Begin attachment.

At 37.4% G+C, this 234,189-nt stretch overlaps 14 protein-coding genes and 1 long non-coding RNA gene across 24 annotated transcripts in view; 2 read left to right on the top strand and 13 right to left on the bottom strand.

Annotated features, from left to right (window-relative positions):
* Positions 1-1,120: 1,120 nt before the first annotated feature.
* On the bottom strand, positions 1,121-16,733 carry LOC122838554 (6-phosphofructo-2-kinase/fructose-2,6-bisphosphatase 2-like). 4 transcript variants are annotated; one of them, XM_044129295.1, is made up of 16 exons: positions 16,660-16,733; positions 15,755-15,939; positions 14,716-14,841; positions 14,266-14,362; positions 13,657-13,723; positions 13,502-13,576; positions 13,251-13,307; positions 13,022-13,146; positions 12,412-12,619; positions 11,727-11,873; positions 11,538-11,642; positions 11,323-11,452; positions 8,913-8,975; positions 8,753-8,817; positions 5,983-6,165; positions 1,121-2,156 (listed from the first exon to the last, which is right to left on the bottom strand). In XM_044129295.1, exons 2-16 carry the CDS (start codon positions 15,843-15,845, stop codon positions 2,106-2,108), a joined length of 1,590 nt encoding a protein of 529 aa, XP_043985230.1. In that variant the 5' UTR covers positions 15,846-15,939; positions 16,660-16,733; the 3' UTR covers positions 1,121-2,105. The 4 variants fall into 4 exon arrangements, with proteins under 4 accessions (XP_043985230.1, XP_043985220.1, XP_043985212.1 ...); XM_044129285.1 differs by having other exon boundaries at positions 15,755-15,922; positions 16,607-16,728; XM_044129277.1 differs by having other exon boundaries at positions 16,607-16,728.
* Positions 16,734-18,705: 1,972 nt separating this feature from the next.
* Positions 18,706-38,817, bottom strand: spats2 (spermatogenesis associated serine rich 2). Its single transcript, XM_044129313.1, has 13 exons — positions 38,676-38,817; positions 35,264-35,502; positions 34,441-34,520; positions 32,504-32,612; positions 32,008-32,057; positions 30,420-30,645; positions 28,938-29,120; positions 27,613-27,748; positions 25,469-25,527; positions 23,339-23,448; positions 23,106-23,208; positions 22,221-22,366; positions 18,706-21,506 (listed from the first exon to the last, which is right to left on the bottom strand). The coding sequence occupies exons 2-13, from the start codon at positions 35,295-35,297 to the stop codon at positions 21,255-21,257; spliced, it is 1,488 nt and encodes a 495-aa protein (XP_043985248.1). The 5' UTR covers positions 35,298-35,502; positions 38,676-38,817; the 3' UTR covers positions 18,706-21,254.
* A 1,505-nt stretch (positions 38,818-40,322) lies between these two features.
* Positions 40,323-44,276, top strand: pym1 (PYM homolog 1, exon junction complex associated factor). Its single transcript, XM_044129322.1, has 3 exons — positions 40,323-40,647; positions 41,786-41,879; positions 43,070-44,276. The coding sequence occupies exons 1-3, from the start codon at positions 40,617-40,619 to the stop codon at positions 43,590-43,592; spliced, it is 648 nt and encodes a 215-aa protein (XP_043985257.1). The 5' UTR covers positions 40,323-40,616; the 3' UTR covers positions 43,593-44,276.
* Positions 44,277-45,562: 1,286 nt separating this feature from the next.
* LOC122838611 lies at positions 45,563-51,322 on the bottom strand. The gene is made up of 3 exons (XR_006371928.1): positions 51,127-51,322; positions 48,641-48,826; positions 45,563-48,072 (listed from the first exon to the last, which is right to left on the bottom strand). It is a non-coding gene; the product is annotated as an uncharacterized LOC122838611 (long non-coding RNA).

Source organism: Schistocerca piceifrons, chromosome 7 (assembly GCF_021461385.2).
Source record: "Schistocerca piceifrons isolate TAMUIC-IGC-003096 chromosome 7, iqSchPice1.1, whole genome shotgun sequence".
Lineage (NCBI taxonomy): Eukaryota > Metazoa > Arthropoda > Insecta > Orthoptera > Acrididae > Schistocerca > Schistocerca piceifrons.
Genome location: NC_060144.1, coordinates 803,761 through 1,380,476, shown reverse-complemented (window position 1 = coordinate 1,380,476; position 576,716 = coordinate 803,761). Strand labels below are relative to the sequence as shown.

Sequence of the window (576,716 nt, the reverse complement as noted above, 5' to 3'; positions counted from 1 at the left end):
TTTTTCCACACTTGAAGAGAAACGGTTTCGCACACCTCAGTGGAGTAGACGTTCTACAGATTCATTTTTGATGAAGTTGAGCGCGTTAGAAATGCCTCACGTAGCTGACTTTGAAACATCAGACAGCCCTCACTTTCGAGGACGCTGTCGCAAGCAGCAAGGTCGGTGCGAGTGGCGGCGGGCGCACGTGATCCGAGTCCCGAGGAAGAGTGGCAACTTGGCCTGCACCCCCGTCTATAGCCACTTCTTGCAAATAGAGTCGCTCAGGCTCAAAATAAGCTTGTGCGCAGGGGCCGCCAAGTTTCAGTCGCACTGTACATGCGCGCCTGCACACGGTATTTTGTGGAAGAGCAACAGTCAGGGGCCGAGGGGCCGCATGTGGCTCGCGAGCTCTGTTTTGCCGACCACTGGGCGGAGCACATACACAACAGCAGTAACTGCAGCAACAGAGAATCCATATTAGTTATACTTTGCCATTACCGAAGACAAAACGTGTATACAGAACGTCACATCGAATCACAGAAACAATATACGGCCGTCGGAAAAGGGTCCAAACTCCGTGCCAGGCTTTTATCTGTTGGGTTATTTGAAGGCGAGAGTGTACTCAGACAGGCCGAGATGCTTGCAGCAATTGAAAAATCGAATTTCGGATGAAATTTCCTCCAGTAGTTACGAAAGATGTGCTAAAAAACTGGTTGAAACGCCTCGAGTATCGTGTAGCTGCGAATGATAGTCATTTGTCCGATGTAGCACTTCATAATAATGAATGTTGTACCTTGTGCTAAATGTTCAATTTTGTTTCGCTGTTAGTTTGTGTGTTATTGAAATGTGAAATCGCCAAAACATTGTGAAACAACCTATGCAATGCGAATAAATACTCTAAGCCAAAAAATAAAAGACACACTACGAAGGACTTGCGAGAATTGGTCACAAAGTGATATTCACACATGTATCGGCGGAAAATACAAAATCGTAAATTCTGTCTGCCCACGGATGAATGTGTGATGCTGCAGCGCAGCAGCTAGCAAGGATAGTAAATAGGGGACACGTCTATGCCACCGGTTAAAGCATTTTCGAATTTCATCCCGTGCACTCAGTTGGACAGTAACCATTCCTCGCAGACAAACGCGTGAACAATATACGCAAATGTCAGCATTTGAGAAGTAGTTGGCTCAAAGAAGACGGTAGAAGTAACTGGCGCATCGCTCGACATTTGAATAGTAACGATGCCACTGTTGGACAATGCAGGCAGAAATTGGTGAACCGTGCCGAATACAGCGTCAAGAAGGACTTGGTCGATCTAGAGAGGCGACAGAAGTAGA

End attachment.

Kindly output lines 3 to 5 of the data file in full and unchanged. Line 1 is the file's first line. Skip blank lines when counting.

* Positions 1-1,120: 1,120 nt before the first annotated feature.
* On the bottom strand, positions 1,121-16,733 carry LOC122838554 (6-phosphofructo-2-kinase/fructose-2,6-bisphosphatase 2-like). 4 transcript variants are annotated; one of them, XM_044129295.1, is made up of 16 exons: positions 16,660-16,733; positions 15,755-15,939; positions 14,716-14,841; positions 14,266-14,362; positions 13,657-13,723; positions 13,502-13,576; positions 13,251-13,307; positions 13,022-13,146; positions 12,412-12,619; positions 11,727-11,873; positions 11,538-11,642; positions 11,323-11,452; positions 8,913-8,975; positions 8,753-8,817; positions 5,983-6,165; positions 1,121-2,156 (listed from the first exon to the last, which is right to left on the bottom strand). In XM_044129295.1, exons 2-16 carry the CDS (start codon positions 15,843-15,845, stop codon positions 2,106-2,108), a joined length of 1,590 nt encoding a protein of 529 aa, XP_043985230.1. In that variant the 5' UTR covers positions 15,846-15,939; positions 16,660-16,733; the 3' UTR covers positions 1,121-2,105. The 4 variants fall into 4 exon arrangements, with proteins under 4 accessions (XP_043985230.1, XP_043985220.1, XP_043985212.1 ...); XM_044129285.1 differs by having other exon boundaries at positions 15,755-15,922; positions 16,607-16,728; XM_044129277.1 differs by having other exon boundaries at positions 16,607-16,728.
* Positions 16,734-18,705: 1,972 nt separating this feature from the next.